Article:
By Peter Gizzi
Wesleyan, September 6, 2016
Archeophonics is the first collection of new work from the poet Peter Gizzi in five years. Archeophonics, defined as the archeology of lost sound, is one way of understanding the role and the task of poetry: to recover the buried sounds and shapes of languages in the tradition of the art, and the multitude of private connections that lie undisclosed in one’s emotional memory. The book takes seriously the opening epigraph by the late great James Schuyler: “poetry, like music, is not just song.” It recognizes that the poem is not a decorative art object but a means of organizing the world, in the words of anthropologist Clifford Geertz, “into transient examples of shaped behavior.” Archeophonics is a series of discrete poems that are linked by repeated phrases and words, and its themes and nothing less than joy, outrage, loss, transhistorical thought, and day-to-day life. It is a private book of public and civic concerns.
“Gizzi treads eggshell air, eggshell earth, traipse never not shadowed by collapse, as if to sound some depth, some corrected tilt or some righted something gone under, the poems an evaporative track left in its wake.” (Nathaniel Mackey, author of Nod House)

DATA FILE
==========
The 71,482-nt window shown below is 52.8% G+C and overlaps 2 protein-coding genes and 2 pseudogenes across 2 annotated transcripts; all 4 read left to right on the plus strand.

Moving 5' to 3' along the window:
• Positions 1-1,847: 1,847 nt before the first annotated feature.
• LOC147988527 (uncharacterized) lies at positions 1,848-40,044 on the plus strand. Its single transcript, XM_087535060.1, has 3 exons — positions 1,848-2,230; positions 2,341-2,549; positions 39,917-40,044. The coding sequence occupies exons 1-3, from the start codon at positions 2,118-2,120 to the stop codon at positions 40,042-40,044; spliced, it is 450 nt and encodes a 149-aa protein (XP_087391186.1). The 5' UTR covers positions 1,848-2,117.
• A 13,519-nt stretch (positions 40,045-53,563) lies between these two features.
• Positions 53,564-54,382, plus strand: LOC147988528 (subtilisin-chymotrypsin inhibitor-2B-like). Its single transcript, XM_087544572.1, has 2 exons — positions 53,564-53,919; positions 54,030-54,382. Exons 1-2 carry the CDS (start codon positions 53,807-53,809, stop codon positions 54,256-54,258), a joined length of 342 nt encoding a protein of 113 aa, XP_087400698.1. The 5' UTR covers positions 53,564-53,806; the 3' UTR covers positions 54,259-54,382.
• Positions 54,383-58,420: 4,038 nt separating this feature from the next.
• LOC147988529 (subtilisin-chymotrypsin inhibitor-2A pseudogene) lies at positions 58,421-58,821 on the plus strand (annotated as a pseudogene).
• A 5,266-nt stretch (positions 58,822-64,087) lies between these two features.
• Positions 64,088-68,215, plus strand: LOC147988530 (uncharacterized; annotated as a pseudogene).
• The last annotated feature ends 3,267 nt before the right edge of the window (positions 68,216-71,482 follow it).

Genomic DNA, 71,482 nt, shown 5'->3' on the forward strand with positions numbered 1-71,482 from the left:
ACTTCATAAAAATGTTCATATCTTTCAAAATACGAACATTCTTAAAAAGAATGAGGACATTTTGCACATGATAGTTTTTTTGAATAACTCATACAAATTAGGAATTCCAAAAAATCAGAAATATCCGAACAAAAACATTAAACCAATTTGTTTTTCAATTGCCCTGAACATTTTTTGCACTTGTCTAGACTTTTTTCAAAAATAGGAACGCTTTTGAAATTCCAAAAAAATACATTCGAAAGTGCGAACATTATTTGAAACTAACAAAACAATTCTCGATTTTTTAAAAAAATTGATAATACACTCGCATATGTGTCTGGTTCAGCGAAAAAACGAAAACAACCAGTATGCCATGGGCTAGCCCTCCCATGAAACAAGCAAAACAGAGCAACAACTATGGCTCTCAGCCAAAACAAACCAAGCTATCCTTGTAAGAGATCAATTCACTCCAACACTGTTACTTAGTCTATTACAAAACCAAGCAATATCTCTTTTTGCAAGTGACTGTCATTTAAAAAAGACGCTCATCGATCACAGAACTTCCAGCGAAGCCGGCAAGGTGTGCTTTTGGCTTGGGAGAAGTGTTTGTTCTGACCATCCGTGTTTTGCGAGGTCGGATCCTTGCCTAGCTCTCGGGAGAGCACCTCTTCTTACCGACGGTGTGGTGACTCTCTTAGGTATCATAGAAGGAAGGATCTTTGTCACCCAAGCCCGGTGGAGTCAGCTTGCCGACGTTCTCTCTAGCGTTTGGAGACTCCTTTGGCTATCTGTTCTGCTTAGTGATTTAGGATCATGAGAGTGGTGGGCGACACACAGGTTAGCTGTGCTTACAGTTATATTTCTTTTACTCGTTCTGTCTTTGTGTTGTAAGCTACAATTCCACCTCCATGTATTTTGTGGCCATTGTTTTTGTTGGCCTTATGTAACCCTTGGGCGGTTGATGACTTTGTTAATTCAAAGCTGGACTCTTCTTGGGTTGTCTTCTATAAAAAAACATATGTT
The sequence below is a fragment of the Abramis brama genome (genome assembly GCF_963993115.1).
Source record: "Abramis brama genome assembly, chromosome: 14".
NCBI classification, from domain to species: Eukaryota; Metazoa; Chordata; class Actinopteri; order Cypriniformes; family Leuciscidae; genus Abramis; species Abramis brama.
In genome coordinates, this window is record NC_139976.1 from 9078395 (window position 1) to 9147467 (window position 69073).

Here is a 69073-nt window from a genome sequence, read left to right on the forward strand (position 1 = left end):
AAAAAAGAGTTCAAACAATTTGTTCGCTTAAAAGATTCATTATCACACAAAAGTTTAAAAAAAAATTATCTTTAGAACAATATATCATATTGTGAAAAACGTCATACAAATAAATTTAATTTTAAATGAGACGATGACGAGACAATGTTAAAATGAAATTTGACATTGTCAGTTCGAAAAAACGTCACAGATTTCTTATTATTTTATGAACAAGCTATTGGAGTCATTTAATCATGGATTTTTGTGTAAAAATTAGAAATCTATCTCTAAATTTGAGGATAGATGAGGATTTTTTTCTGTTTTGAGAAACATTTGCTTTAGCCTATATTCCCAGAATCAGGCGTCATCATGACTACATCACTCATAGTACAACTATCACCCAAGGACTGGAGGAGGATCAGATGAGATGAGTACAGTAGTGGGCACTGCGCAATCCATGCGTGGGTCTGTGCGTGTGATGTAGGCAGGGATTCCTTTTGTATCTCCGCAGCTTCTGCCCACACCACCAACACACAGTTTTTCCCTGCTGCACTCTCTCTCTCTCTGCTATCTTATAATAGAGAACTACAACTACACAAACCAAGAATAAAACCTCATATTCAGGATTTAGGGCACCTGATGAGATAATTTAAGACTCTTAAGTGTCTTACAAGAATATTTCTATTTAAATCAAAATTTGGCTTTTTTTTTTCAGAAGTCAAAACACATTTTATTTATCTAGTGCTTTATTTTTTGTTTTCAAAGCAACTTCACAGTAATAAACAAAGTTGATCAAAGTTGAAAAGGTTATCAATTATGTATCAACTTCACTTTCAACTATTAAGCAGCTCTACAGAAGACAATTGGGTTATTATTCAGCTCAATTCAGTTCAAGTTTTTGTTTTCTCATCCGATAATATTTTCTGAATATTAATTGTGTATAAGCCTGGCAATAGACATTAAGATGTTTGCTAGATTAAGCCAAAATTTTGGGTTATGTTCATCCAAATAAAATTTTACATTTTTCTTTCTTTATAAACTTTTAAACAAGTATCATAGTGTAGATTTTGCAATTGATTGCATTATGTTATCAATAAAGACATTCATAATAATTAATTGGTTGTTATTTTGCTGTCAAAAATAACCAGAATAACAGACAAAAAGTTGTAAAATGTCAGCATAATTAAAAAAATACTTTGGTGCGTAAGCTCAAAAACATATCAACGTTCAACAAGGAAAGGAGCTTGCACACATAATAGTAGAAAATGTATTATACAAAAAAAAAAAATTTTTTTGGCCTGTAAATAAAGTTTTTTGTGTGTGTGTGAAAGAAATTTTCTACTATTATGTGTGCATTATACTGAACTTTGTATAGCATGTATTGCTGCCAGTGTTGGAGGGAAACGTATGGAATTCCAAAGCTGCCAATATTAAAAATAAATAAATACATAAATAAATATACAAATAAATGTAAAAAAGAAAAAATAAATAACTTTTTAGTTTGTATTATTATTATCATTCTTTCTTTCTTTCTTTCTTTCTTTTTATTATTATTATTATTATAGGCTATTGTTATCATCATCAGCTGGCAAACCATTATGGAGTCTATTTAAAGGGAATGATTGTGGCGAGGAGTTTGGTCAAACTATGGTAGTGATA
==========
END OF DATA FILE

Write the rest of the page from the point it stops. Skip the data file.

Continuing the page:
“I like that Peter frequently over bets, this poet gets in trouble and needs the world to get him out of it. It’s like this: I saw the frill of light today/walking on the path. It’s speechy, meaning (for me) that his writing actually grows ornamental, and then suddenly it turns slight like trash in the street and it’s ravishingly strong. Gizzi’s strength is a world of big ideas buttressed by fragility and the incidental. And he’s often complaining. I’d call it girly. Even post gender. It’s strong and it’s pretty work.” (Eileen Myles)
“Peter Gizzi’s disturbing lyricism is like no other.” (Adrienne Rich)
About the Author
PETER GIZZI is the author of six collections of poetry including Threshold Songs and In Defense of Nothing. His honors include the Lavan Younger Poet Award from the Academy of American Poets, and artist grants from the Foundation for Contemporary Arts, the Howard Foundation, and the Guggenheim Foundation. He works at the University of Massachusetts, Amherst.